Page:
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Sustainable living and Self-sustaining Homes

Sustainable living is all about living a lifestyle that minimizes the use of finite natural resources. It involves reducing one’s carbon footprint through a choice of transportation, dietary preferences, energy consumption, and many other actions. The goal is to be in harmony with the Earth’s natural ecology.

Eco-friendly home-building and living in self-sustaining homes is a big part of a sustainable lifestyle.  Sustainable homes are homes that are built using sustainable methods and materials and whose maintenance has a neutral impact on the Earth.

In this article, we will talk about features that can be integrated into a home and lead to the conservation of resources, are in sync with the environment, and save you on utility bills as well.

Heating and Cooling System

The earth constantly produces tremendous amounts of heat. So, why not use that to our benefit? Heating and cooling of a home can be done using heating oil or fossil-fuel generated electricity or you can use a geothermal system that harnesses the earth’s natural heat.

A geothermal system consists of two loops of pipes, one for hot and one for cold water to flow through. A geothermal pump system together with a computer controls the flow of this water and ensures that the right amount of heat is generated at the right time. When paired with a smart thermostat, it can recognize patterns of usage and optimize the amount of energy that is used to operate the geothermal pump.

A geothermal system can be expensive to set up as it may involve deep drilling. However, once the system is up and running, the benefits can be significant.

Save Water

Water conservation is one of the biggest ecological issues across the world. If you can save water, then you will have contributed quite significantly to the preservation of the earth’s ecology. One way to conserve water is by using a smart irrigation system.

The traditional irrigation system which waters your front or back yards can be set up to do so during certain times of the day (or night) and for a certain duration. At most, such systems would detect if there has been rainfall and avoid watering when the yard is wet from rainwater.

Smart irrigation systems go a step further and detect the intensity of light, the soil conditions, and prevailing weather forecasts to set its watering schedule. Such systems are known to save water usage by up to 40 percent. That is a significant amount given that the Earth is becoming increasingly water-stressed.

Other ways to save water is by using water-efficient appliances and fittings. A smart showerhead can optimize water usage when taking a shower. Rainwater harvesting can harness water from rainfall and be used for specific purposes, thus saving water supplied from the city, which would otherwise be used for those purposes.

Solar energy

No discussion on sustainability is complete without talking about solar. Solar panels, solar water heaters, and solar appliances can also significantly reduce the amount of grid-energy that a home consumes. You can install solar panels on top of your roof and generate plenty of power.

Solar energy can also be used to heat and cool a home. A home can be designed in such a way that the winter sunlight enters the home and heats it up while the summer sunshine can be kept out and prevent the home from getting too hot. One has to study the solar patterns during these seasons and then design walls, windows, and roofs in such a way that solar energy can either be trapped or prevented from penetrating depending on the need. This concept is called passive solar building design.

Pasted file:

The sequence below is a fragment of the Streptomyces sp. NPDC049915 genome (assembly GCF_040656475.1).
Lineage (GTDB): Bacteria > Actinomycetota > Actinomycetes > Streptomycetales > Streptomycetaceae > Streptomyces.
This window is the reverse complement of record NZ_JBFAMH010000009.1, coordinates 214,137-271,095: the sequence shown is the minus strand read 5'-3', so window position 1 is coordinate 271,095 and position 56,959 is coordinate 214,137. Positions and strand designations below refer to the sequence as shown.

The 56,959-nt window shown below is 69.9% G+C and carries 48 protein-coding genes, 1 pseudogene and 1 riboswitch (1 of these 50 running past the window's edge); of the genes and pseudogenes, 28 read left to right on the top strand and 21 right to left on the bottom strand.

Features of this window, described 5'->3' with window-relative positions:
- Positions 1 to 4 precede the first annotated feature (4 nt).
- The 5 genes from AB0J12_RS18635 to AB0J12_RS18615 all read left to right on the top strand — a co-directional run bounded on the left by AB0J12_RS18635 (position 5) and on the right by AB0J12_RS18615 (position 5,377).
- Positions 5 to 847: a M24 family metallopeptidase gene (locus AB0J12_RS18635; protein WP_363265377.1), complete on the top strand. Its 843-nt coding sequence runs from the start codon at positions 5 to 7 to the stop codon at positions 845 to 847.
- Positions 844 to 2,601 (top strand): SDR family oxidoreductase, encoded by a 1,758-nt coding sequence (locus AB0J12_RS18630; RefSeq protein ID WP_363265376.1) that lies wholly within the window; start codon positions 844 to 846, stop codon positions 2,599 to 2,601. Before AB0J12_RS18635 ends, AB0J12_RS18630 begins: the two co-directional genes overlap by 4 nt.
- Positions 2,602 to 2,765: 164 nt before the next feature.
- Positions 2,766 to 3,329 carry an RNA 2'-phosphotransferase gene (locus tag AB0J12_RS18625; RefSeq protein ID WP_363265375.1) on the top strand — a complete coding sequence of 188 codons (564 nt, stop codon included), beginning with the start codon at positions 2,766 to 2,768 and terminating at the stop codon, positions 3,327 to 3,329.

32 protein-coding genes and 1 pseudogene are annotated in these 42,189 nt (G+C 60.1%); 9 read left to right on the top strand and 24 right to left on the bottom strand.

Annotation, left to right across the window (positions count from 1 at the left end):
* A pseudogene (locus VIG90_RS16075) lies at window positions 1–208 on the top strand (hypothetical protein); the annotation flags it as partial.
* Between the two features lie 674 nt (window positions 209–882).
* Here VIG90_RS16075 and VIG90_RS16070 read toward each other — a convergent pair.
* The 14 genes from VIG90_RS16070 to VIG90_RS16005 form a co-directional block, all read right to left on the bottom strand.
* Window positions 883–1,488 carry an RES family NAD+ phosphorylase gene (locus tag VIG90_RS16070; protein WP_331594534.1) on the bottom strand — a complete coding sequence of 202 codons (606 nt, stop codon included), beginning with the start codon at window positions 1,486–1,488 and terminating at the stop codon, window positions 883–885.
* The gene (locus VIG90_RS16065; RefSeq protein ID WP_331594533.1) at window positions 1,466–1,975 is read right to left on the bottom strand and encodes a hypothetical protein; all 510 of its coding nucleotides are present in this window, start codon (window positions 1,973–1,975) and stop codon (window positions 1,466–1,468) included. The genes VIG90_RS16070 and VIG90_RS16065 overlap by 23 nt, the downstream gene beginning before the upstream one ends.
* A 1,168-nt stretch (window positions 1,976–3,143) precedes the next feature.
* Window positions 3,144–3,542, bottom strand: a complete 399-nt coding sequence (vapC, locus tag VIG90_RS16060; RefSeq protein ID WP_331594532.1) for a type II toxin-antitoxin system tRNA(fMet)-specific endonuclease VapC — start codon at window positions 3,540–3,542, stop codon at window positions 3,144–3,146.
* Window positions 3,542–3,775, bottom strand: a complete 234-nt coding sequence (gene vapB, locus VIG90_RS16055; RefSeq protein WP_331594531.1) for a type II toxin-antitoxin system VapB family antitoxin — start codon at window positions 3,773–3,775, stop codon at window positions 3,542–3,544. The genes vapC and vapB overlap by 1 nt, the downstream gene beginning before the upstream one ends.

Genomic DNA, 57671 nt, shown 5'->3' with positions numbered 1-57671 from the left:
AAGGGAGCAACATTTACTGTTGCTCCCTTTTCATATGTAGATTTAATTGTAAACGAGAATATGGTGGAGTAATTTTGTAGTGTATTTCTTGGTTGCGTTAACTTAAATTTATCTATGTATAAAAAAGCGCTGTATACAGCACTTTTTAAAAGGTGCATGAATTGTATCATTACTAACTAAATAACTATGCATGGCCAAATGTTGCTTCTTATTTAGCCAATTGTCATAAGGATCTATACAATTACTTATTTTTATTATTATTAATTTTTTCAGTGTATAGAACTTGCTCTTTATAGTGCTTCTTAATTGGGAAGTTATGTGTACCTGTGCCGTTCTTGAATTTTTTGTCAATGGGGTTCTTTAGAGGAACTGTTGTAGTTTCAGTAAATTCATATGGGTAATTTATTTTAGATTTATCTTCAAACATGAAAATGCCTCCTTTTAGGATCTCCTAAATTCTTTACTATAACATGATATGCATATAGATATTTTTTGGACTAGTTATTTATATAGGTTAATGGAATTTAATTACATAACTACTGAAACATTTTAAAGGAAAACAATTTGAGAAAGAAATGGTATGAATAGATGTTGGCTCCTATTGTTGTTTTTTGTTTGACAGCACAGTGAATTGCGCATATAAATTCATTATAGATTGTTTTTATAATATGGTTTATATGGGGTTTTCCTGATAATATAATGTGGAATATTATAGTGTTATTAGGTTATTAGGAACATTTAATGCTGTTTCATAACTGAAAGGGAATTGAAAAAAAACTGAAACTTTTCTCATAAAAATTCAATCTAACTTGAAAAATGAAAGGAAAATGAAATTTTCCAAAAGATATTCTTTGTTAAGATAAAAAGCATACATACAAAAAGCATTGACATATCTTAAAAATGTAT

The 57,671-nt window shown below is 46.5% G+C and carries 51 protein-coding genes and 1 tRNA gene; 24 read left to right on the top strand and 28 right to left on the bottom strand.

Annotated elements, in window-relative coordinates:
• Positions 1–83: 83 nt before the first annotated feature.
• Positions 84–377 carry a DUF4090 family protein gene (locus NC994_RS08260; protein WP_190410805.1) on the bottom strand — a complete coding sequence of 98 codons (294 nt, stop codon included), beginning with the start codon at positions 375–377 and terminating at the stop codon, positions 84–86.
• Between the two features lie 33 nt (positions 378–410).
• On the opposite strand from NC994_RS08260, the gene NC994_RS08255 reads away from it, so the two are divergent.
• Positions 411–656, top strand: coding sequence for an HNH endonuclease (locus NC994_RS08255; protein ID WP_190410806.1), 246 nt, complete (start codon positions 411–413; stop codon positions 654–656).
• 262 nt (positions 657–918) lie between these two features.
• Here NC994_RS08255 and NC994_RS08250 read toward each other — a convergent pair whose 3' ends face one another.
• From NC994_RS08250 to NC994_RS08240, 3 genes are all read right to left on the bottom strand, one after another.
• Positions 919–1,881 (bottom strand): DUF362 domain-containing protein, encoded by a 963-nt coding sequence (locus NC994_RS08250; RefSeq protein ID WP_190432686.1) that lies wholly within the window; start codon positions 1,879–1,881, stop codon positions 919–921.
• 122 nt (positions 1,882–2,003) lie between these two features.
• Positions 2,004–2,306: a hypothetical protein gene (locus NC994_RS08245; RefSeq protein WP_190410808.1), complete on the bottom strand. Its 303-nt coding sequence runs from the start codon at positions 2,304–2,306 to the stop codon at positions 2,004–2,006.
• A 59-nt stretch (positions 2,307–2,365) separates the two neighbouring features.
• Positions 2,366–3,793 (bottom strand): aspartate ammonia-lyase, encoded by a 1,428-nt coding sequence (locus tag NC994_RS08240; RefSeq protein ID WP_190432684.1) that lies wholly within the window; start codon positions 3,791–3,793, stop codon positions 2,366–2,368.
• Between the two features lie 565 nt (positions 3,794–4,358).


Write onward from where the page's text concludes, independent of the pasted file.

Thus, electricity can be saved not only through solar panels, but also through smart design that harnesses the energy of the sun.

Efficient lighting

Lights take up a lot of electricity. Traditional incandescent bulbs waste 90% of the electricity they consume by dissipating it as heat energy. So, any improvement in the efficiency of lighting can be a major benefit. The answer to inefficient old-school bulbs is LED lighting. LED lights are way more efficient and last way longer than incandescent bulbs and tube lights. Use energy-efficient LED light bulbs and save up on those utility bills.

Additionally, if there are ways to minimize the need for artificial lighting, then that immediately is a plus from a sustainability standpoint. A home can be oriented in such a way that it receives natural light from the sun. Certain parts of the home can get sunlight from the east during the mornings while certain parts of the home can get light from the west during the afternoons and evenings.

Vegetable Garden

Tending a garden can be quite therapeutic. It can help reduce stress and improve relaxation of the mind. Having a vegetable garden in your back yard is not only good for the health, but also good for the environment. Gardening promotes decomposition of the soil and plants produce oxygen.

The concept of farm-to-table can be practiced as a sustainable lifestyle. You can help cut down on carbon emissions resulting from the transportation of vegetables from the farm to the supermarket and the emissions resulting from the energy consumption of the supermarket. A vegetable garden, in a way, completed the sustainability of a home.

Thus, building a sustainable home can be achieved by focusing on five key areas: heating, energy, water, light, and diet. These are the core elements of a sustainable lifestyle. By making them the cornerstone of your home, you can truly turn your home and your lifestyle into one which is in balance with the ecology.

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